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Our email address is editor @realization.org.

Copyright 2001 Realization.org.




1931 - 1990


Osho, also known as Bhagwan Shree Rajneesh, was a fully enlightened master who lived during the twentieth century.

He was also a man of extraordinary intelligence, erudition, charisma, and powers of communication.

Some people thought of him as a guru of hedonism, an impressario of spiritual Mardi Gras. Tens of thousands of seekers jetted across oceans to his ashrams and communes to participate in giddy, high-energy experiments in living and consciousness.

But he was also a professor of philosophy, a lover of literature, and the author of an extraordinary library of books that explain the Hindu and Buddhist scriptures in matter-of-fact, crystal-clear English.

In the 1980s, he and his followers built a 65,000-acre city from scratch in the Oregon wilderness. Some people called it an experiment to provoke God, and others called it a fascist concentration camp.

Controversy surrounded him; he was accused of crimes and eventually deported from the United States for violations of immigration law.

He has left us a great legacy: his books. We think they are the clearest maps of the roads to enlightenment that anybody drew during the twentieth century.



Born in Kuchwada, Madhya Pradesh, India on December 11, 1931. His parents gave him the name Rajneesh Chandra Mohan and raised him as a Jain. When he was seven, his grandfather died with his head in Osho's lap while riding to the doctor in a bullock cart. Osho became enlightened at 21 and graduated at about the same time from the University of Saugar with first-class honors in philosophy. While a student, he won the All-India Debating Championship. He was a professor of philosophy at the University of Jabalpur for nine years. In 1966, he left his teaching post and established an ashram in Bombay. In 1974, he left Bombay and established an ashram in Poona. In 1981, he moved to the United States and established an ashram in Oregon. In 1986 he was deported from the United States for violations of immigration law (to which he pleaded no contest) and returned to Poona. He died on January 19, 1990.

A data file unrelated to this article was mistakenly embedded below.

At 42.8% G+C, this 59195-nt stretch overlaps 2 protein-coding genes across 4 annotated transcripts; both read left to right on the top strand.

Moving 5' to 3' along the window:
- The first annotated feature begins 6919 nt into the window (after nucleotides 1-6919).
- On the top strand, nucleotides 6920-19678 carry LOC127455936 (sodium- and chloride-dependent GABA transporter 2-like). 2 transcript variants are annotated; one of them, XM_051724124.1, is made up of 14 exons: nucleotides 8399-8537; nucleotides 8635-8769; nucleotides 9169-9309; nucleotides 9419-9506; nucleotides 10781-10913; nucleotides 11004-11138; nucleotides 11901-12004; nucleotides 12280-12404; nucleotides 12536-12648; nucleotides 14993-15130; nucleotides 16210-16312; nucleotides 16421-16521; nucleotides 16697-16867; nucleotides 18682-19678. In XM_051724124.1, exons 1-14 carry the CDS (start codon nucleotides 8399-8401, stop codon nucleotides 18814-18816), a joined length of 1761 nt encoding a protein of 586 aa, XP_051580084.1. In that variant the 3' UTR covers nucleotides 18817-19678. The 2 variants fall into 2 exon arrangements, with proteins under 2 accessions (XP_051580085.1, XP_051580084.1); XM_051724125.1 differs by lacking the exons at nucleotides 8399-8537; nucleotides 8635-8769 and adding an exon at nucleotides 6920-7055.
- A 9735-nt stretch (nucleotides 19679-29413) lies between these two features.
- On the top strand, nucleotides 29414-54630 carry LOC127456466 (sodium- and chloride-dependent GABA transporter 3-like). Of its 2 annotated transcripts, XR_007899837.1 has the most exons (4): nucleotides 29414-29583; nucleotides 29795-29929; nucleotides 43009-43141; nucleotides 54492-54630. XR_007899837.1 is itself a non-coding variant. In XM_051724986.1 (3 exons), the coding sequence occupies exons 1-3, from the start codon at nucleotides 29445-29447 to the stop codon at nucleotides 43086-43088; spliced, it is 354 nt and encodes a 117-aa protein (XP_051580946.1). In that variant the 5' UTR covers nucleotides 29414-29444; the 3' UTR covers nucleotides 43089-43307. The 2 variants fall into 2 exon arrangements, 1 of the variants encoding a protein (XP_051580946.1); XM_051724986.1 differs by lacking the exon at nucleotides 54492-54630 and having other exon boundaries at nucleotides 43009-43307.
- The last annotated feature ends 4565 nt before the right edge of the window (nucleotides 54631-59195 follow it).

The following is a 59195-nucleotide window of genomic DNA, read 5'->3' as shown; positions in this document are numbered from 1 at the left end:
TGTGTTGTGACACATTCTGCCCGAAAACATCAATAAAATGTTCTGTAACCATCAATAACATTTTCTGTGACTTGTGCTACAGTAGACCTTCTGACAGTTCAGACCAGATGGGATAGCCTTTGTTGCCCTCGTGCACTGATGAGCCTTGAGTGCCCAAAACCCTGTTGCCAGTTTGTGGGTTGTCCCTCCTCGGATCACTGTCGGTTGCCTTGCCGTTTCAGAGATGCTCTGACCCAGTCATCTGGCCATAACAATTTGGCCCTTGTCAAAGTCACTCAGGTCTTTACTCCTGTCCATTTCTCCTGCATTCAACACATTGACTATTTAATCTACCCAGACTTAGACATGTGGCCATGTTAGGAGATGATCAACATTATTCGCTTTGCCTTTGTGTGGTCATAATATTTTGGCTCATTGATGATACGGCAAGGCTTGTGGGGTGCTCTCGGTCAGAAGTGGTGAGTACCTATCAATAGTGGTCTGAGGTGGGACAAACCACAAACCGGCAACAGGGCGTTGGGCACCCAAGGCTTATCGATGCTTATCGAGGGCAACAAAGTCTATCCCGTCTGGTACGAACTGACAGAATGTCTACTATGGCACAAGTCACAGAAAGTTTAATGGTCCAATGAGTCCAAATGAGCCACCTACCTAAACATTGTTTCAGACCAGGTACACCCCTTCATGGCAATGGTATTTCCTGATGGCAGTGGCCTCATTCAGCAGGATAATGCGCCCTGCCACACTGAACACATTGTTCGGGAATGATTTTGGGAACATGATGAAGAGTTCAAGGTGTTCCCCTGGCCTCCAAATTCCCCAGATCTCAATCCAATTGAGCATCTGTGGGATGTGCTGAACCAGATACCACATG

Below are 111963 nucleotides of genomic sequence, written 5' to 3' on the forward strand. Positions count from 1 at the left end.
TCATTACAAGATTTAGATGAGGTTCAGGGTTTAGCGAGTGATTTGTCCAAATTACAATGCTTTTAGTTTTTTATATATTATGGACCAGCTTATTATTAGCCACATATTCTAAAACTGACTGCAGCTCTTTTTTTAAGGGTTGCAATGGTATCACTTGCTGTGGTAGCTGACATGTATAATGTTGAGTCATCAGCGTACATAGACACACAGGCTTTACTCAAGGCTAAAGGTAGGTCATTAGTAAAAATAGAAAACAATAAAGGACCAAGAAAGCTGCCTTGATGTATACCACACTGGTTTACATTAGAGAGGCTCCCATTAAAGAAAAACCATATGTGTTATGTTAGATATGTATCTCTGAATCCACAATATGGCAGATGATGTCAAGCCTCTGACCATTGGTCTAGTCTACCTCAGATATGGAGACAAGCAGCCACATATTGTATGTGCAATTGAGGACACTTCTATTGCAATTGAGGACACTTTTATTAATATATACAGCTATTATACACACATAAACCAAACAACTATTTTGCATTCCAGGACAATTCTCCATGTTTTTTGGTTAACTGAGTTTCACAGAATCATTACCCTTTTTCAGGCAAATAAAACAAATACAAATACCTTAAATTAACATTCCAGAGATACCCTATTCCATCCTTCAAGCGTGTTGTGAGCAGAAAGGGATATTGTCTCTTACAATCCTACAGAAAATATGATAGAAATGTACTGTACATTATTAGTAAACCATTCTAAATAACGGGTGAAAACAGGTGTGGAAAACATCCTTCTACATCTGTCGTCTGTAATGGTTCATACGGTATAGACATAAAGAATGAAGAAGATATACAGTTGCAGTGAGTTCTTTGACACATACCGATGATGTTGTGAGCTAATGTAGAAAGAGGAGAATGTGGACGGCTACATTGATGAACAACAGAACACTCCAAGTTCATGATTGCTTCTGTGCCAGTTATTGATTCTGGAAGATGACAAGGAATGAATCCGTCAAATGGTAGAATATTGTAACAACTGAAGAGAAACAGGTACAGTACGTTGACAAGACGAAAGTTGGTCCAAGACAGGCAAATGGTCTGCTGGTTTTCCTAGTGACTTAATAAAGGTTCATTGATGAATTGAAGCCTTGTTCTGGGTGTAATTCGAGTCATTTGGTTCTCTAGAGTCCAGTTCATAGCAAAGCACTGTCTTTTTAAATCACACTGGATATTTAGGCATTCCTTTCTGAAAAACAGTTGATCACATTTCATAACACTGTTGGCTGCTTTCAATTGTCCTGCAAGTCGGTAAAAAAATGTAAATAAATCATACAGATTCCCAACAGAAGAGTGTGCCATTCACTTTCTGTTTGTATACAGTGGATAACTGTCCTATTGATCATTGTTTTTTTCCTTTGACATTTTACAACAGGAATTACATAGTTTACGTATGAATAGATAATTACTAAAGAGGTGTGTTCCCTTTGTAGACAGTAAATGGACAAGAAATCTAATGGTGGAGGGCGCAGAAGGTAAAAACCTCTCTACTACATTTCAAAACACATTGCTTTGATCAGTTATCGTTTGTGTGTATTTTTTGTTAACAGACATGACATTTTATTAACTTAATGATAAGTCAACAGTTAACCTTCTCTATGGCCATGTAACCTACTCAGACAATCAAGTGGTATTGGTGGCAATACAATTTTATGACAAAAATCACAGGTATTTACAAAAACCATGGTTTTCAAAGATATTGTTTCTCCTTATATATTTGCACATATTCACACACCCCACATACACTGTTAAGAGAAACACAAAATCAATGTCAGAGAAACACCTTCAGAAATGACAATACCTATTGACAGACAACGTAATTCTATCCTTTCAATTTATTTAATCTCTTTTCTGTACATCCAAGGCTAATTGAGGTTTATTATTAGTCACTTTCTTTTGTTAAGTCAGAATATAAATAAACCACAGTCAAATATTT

His Awakening

Osho wrote a wonderful description of his awakening -- perhaps the best account of enlightenment that has ever been written. It's on the web here.


His Teachings

Osho understood and was able to interpret almost every method that anybody ever used to gain enlightenment, but the technique he stressed above all else was the habit of watching the mind. This leads to mindlessness, which in turn leads to enlightenment. He explains this technique here.


Recommended Writings

The Book of Secrets: The Science of Meditation
By Osho

This mammoth 1184-page book is Osho's commentary on the Vijnana-Bhairava, the ancient Sanskrit how-to manual that describes 112 methods of attaining enlightenment. Please note that some of the material in this book is also contained in Meditation: The First and Last Freedom,, recommended below. Buy it from Amazon.



Meditation: The First and Last Freedom
By Osho

One of the best all-around manuals for meditators. Osho believes meditation is watchfulness; he explains how to do it and how to let it carry you to enlightenment. Please note that some of the material in this book is also contained in The Book of Secrets, recommended above. Buy it from Amazon.



In Search of the Miraculous:
Chakras, Kundalini, and the Seven Bodies
By Osho

Using simple analogies and anecdotes, Osho talks about kundalini, sex, shaktipat, chakras, tantra, and related subjects. Buy it from Amazon.


The Only Meditation There Is: Watching
In plain, easy-to-understand language (like everything Osho wrote), this article explains that meditation means watching your mind. Watching your mind leads to mindlessness. In mindlessness your mind is quiet, but it's a different quiet than the one that results from forcible suppression. Make this a habit, and everything else follows automatically. It's
on the web here.

The Day I Got Enlightened

by Osho
The best account we've ever read of what it's like to get enlightened. It's on the web here.

Some Remarks About Effort
by Osho
Effort is the subject of endless debate. Some seekers say effort is needed to reach enlightenment; others say it's unnecessary or counterproductive. Osho's remarks on the subject are interesting because he understands the validity of both points of view. Some of his comments are on the web here.



The two main websites on Osho are the Osho International Foundation and Friends of Osho.

A longer biography of Osho from Friends of Osho.

The Real Osho: a short biography by Sw Deva Sarlo.

A critical assessment of Osho by Christopher Calder.

For a critical look at Osho and the organization he founded, see here.


This page was published on January 11, 2000 and
last revised on November 1, 2001.

Copyright 2001 Realization.org. All rights reserved.